In Rev. 12:10, it describes the satan’s fall from heaven as “the accuser of our brethren being thrown down,” also at the inauguration of God’s kingdom. With the advent of Christ, the satan/Accuser has effectively been exiled from the divine council of Yahweh and no longer has any legal power of accusation against God’s people (Rom. 8:1-4).

Ad300x250-ChroniclesNephilimThis notion of the satan’s binding is a problem for those who interpret that act as occurring in the Millennium, which they interpret as not having occurred as of yet. Revelation 20 is notoriously difficult to conclude any eschatological view. But we don’t need Revelation 20 to make the connection, because Jesus does in Matthew 12:

Matt. 12:26–29
And if the satan casts out the satan, he is divided against himself. How then will his kingdom stand?…But if it is by the Spirit of God that I cast out demons, then the kingdom of God has come upon you. Or how can someone enter a strong man’s house and plunder his goods, unless he first binds the strong man? Then indeed he may plunder his house.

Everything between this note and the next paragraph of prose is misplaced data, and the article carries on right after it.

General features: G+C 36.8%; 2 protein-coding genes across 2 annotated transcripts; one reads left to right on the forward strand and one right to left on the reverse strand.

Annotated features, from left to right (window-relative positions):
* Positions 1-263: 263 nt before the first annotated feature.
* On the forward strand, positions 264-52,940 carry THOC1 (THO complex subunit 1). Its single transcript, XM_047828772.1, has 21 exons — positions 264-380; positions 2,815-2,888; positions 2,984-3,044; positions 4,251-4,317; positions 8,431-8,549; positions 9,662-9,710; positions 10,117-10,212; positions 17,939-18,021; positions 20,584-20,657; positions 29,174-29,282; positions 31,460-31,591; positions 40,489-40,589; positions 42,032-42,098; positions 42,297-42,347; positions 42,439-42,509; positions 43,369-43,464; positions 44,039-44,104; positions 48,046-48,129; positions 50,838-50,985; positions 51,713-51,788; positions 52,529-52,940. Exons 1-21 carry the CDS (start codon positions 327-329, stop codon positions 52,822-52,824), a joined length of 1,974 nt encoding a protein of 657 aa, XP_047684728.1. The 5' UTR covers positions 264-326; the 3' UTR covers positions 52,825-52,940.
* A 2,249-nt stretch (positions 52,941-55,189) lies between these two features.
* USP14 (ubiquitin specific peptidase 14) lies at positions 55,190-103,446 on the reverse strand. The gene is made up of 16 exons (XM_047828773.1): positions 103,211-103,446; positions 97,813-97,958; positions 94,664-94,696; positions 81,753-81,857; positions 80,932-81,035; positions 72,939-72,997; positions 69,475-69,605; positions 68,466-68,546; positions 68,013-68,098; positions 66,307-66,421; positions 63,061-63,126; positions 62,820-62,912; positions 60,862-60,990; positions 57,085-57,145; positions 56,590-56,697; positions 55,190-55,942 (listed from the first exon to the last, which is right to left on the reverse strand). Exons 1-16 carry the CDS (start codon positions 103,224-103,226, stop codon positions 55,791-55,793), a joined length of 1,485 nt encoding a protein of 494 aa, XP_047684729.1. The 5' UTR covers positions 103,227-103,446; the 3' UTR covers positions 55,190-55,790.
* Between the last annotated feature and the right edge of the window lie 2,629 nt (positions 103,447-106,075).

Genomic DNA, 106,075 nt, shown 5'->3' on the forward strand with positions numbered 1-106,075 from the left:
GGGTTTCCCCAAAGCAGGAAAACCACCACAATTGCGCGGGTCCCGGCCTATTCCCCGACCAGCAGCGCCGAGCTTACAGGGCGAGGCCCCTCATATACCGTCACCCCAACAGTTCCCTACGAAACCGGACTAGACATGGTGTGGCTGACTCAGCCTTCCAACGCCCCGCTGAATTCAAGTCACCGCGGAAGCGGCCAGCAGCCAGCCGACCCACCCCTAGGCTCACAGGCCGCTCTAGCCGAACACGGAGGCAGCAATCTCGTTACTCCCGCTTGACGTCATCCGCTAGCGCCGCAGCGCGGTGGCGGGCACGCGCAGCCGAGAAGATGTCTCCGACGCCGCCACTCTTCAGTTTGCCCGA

Jesus said that his ministry on earth of casting out demons from the Promised Land was a binding of the satan. The satan could not stop the kingdom of God (ie: the Gospel) from inaugurating on earth.

Yes, many nations are still in the lap of the evil one, but whereas the Kingdom of God under the Old Covenant was exclusively located in a small patch of land in the Middle East, surrounded by pagan Gentile nations, now under the glory of the New Covenant, people from every nation are getting saved from all over the earth. The Good News of Christ is currently drawing all nations into heavenly Zion (Isa. 2; Heb. 12:22). The kingdoms of man are right now becoming the kingdoms of God through the proclamation and victory of the Gospel (1 Cor. 15:24-28; Heb. 2:8-9).

The satan’s power to keep the world blinded and enslaved to sin has been bound.

For additional Biblical and historical research related to this post, go to www.ChroniclesoftheNephilim.com under the menu listing, “Links” > Jesus Triumphant.